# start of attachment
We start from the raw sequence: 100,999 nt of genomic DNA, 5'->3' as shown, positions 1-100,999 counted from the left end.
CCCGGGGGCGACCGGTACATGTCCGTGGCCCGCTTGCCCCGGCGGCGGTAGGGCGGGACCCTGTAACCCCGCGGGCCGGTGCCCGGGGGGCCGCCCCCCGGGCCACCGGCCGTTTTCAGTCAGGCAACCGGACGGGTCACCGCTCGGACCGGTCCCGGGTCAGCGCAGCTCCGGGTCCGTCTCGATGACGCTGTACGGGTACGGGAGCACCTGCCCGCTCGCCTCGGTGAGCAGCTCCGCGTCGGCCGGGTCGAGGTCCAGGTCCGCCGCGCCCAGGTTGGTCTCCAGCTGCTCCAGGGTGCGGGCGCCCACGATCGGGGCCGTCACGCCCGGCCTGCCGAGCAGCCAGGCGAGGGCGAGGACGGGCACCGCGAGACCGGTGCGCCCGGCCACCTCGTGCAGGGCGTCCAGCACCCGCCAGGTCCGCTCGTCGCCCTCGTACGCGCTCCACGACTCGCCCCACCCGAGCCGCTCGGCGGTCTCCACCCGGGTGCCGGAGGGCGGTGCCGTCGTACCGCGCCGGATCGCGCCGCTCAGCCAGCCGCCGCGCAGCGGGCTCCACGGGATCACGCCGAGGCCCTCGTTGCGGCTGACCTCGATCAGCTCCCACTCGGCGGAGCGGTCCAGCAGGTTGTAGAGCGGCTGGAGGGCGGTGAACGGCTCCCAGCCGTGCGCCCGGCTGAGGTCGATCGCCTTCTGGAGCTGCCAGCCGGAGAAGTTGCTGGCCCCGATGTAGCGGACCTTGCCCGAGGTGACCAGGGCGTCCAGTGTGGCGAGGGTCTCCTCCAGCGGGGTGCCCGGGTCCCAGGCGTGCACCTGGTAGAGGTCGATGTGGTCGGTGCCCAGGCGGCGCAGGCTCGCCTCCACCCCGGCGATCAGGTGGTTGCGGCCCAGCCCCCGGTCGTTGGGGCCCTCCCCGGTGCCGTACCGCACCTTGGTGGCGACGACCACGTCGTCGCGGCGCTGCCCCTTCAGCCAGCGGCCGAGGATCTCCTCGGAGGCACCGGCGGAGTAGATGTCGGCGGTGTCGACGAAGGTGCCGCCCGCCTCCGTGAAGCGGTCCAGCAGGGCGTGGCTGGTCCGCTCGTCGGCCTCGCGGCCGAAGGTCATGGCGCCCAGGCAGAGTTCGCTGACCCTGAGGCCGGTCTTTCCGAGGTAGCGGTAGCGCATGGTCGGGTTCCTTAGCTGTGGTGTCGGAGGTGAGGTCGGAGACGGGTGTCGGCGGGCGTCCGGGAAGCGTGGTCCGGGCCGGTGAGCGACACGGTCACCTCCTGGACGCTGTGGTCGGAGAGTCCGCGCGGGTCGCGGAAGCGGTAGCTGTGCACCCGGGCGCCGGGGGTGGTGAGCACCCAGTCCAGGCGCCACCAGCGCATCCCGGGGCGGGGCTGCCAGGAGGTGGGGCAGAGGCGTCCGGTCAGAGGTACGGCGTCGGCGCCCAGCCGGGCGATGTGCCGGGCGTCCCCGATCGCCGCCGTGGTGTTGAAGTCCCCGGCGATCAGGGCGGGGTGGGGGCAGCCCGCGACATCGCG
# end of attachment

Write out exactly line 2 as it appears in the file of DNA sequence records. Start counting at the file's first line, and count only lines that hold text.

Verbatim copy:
CCCGGGGGCGACCGGTACATGTCCGTGGCCCGCTTGCCCCGGCGGCGGTAGGGCGGGACCCTGTAACCCCGCGGGCCGGTGCCCGGGGGGCCGCCCCCCGGGCCACCGGCCGTTTTCAGTCAGGCAACCGGACGGGTCACCGCTCGGACCGGTCCCGGGTCAGCGCAGCTCCGGGTCCGTCTCGATGACGCTGTACGGGTACGGGAGCACCTGCCCGCTCGCCTCGGTGAGCAGCTCCGCGTCGGCCGGGTCGAGGTCCAGGTCCGCCGCGCCCAGGTTGGTCTCCAGCTGCTCCAGGGTGCGGGCGCCCACGATCGGGGCCGTCACGCCCGGCCTGCCGAGCAGCCAGGCGAGGGCGAGGACGGGCACCGCGAGACCGGTGCGCCCGGCCACCTCGTGCAGGGCGTCCAGCACCCGCCAGGTCCGCTCGTCGCCCTCGTACGCGCTCCACGACTCGCCCCACCCGAGCCGCTCGGCGGTCTCCACCCGGGTGCCGGAGGGCGGTGCCGTCGTACCGCGCCGGATCGCGCCGCTCAGCCAGCCGCCGCGCAGCGGGCTCCACGGGATCACGCCGAGGCCCTCGTTGCGGCTGACCTCGATCAGCTCCCACTCGGCGGAGCGGTCCAGCAGGTTGTAGAGCGGCTGGAGGGCGGTGAACGGCTCCCAGCCGTGCGCCCGGCTGAGGTCGATCGCCTTCTGGAGCTGCCAGCCGGAGAAGTTGCTGGCCCCGATGTAGCGGACCTTGCCCGAGGTGACCAGGGCGTCCAGTGTGGCGAGGGTCTCCTCCAGCGGGGTGCCCGGGTCCCAGGCGTGCACCTGGTAGAGGTCGATGTGGTCGGTGCCCAGGCGGCGCAGGCTCGCCTCCACCCCGGCGATCAGGTGGTTGCGGCCCAGCCCCCGGTCGTTGGGGCCCTCCCCGGTGCCGTACCGCACCTTGGTGGCGACGACCACGTCGTCGCGGCGCTGCCCCTTCAGCCAGCGGCCGAGGATCTCCTCGGAGGCACCGGCGGAGTAGATGTCGGCGGTGTCGACGAAGGTGCCGCCCGCCTCCGTGAAGCGGTCCAGCAGGGCGTGGCTGGTCCGCTCGTCGGCCTCGCGGCCGAAGGTCATGGCGCCCAGGCAGAGTTCGCTGACCCTGAGGCCGGTCTTTCCGAGGTAGCGGTAGCGCATGGTCGGGTTCCTTAGCTGTGGTGTCGGAGGTGAGGTCGGAGACGGGTGTCGGCGGGCGTCCGGGAAGCGTGGTCCGGGCCGGTGAGCGACACGGTCACCTCCTGGACGCTGTGGTCGGAGAGTCCGCGCGGGTCGCGGAAGCGGTAGCTGTGCACCCGGGCGCCGGGGGTGGTGAGCACCCAGTCCAGGCGCCACCAGCGCATCCCGGGGCGGGGCTGCCAGGAGGTGGGGCAGAGGCGTCCGGTCAGAGGTACGGCGTCGGCGCCCAGCCGGGCGATGTGCCGGGCGTCCCCGATCGCCGCCGTGGTGTTGAAGTCCCCGGCGATCAGGGCGGGGTGGGGGCAGCCCGCGACATCGCG